• Treat early cases of foot rot with antibiotics.
  • Trim affected hooves properly and isolate the animal
  • Provide animals with foot bath every week.
  • Routine trimming and examination of the feet.

Brucellosis

  • It is an infectious disease caused by brucella abortus bacteria. It affects cattle, goats, sheep, and man.
  • It is spread through food contaminated with discharge from infected animals.

Signs and symptoms

Abortion in animals followed by brownish discharge from the vagina

The testicles swell

There is still births in cows

The placenta remains in the uterus (womb)

Prevention and control

  • Cull and slaughter the infected animal.
  • Vaccinate all young females especially cattle.
  • Don’t touch aborted foetus with bare hands.
  • Milk from infected animals should be boiled first.

Contagious bovine pleuro-pneumonia

It is caused by bacteria discharge from the noses of infected animals

Prevention and control

Cull and slaughter all infected animals

Impose quarantine in case of an out break.

Early vaccination of the herd.

The disease has no treatment yet.

Tuberculosis

  • It is a chronic infectious disease caused by micro-bacterium Tuberculosis.
  • It is spread through inhalation of the bacteria.

Signs and symptoms of tuberculosis

  • Loss of appetite at advanced stages
  • Coughing and decrease in milk production

Prevention and control

Practicing good hygiene

Cull and slaughter infected animals.

Viral Diseases

These are diseases caused viruses, most viral diseases are;

Rinder pest (Capital letters)

  • It is a highly infectious disease caused by virus.
  • It attacks the membranes of the alimentary canal.
  • It can kill large number of animals.

Signs and symptoms

  • High fever
  • Severe dullness and loss of appetite
  • Serious diarrhea with blood stained cow dung.
  • The muzzles, nose and muscle become hot with fast breathing.
  • Rapid dehydration resulting in emaciation with sunken eyes.

FOOT AND MOUTH DISEASE

This is an acute contagious disease of ruminants such as cattle, sheep, goats etc. it attacks the membranes of mouth and coronet.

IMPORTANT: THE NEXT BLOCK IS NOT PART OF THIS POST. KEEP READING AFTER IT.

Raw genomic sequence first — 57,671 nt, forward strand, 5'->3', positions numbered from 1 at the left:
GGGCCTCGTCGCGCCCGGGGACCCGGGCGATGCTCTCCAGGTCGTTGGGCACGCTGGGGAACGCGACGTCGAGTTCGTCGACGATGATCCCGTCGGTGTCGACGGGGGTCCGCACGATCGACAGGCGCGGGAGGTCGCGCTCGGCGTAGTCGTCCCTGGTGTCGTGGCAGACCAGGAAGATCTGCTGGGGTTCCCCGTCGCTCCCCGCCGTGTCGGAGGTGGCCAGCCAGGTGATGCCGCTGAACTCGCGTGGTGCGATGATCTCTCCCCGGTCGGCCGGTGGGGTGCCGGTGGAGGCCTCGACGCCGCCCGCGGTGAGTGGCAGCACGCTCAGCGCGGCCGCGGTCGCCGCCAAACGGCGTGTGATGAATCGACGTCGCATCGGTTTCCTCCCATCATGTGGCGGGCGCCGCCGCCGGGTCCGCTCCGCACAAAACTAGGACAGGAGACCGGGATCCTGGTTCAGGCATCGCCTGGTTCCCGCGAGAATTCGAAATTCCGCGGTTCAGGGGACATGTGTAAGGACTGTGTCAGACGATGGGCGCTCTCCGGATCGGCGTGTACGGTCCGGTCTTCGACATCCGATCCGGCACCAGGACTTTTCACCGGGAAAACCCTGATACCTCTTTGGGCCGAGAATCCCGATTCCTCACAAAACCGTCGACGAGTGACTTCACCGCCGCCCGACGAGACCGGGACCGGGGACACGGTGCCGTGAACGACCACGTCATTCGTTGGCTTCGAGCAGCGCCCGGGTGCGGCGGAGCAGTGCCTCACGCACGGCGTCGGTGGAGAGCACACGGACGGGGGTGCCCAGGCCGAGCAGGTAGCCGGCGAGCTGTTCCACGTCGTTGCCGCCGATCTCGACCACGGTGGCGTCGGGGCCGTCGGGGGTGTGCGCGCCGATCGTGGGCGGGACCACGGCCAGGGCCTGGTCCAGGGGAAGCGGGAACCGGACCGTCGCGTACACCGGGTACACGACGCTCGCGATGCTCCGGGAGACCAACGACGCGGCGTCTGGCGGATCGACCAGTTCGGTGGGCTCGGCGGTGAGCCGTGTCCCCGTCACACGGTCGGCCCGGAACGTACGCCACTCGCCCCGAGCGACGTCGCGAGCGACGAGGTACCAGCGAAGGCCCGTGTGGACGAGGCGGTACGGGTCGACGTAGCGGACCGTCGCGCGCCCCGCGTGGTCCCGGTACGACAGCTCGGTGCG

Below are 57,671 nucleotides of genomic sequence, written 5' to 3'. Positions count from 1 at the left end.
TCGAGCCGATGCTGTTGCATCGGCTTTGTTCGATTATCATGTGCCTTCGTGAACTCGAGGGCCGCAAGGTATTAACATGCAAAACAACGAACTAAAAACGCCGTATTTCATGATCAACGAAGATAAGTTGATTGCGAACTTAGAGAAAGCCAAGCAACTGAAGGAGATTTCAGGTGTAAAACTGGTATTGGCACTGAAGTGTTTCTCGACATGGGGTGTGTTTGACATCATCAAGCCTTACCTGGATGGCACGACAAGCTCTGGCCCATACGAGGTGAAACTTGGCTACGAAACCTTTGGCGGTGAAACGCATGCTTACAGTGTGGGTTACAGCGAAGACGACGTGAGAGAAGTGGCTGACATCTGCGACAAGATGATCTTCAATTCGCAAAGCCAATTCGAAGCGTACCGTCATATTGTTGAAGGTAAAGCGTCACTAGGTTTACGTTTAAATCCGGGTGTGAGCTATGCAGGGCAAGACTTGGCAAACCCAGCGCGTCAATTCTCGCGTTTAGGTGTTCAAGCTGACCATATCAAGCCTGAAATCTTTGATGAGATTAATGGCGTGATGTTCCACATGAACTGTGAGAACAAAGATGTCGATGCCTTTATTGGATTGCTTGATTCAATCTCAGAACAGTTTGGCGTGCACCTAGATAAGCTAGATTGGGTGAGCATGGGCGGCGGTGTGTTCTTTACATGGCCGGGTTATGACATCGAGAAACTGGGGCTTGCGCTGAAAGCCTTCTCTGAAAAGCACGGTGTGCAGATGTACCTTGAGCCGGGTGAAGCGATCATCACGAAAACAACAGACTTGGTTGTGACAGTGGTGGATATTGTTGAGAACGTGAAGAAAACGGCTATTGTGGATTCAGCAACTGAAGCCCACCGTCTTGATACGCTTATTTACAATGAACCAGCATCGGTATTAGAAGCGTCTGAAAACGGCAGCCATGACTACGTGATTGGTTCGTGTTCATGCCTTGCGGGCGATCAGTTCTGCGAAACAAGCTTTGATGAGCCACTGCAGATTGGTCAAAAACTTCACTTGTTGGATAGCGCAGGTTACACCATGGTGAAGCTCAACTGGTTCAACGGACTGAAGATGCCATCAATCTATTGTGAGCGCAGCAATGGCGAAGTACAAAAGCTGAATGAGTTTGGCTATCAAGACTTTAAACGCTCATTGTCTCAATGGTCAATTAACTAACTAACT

Signs and symptoms

  • Fever, dullness and loss of appetite for pasture.
  • Serious salivation in the mouth
  • Lameness due to wounds on the cornet.
  • Painful blisters around the mouth, udder and between the hooves.
  • Emaciation
  • Reduced milk yield.

Prevention and control

  • Vaccinate animals
  • Affected animals should be slaughtered
  • Application of quarantine.

Nairobi sheep disease

This is an active viral disease of sheep and goats.

It is transmitted by the brown ear and bont ticks.

Signs and symptoms

  • High temperature.
  • Diarrhea
  • Nasal discharge
  • Rapid breathing
  • Abortion in ewes.

Prevention and control

  • No treatment
  • Control ticks to prevent the disease.

PROTOZOAN DISEASES

These are diseases which are mostly associated with blood sucking insects and ticks examples; Nagana (trypanosomiasis), East coast fever, Red water, Heart water.

RED WATER

It is caused by a protozoa transmitted by brown ear tick.  It attacks cattle, goats and sheep. 

Prevention and control

  • Isolate sick animals
  • cull and slaughter the sick animals
  • Add coccidiostat in feeds and water.

Signs and symptoms

  • High temperature
  • Constipation and dullness
  • Animal becomes anaemic
  • Animal licks soil
  • Presence of red blood pigments in the urine.
  • Swollen lymph nodes.

Prevention and control

  • Tick control by spraying and dipping
  • Inject animals with ant-babesia drugs.
  • Some respond with tetracycline antibiotics.

EAST COAST FEVER

It is a serious protozoan disease spread by both the red-legged and brown ear ticks. It attacks cattle only especially the calves are vulnerable.

Signs and symptoms

  • There is rapid rise in temperature
  • Swollen lymph nodes especially along the delap.
  • There is general body weakness.
  • Difficulty in breathing.

Prevention and control

  • Burning areas affected with ticks.
  • Fencing farms to prevent stray animals.
  • Spraying and dipping animals regularly.
  • Controlled grazing
  • Smearing animals with a carcides
  • Deticking by hands
  • Antibiotics and sulphur drugs are used to control secondary infections.

ANAPLASMOSIS (GALL SICKNESS)

  • It is caused by a protozoan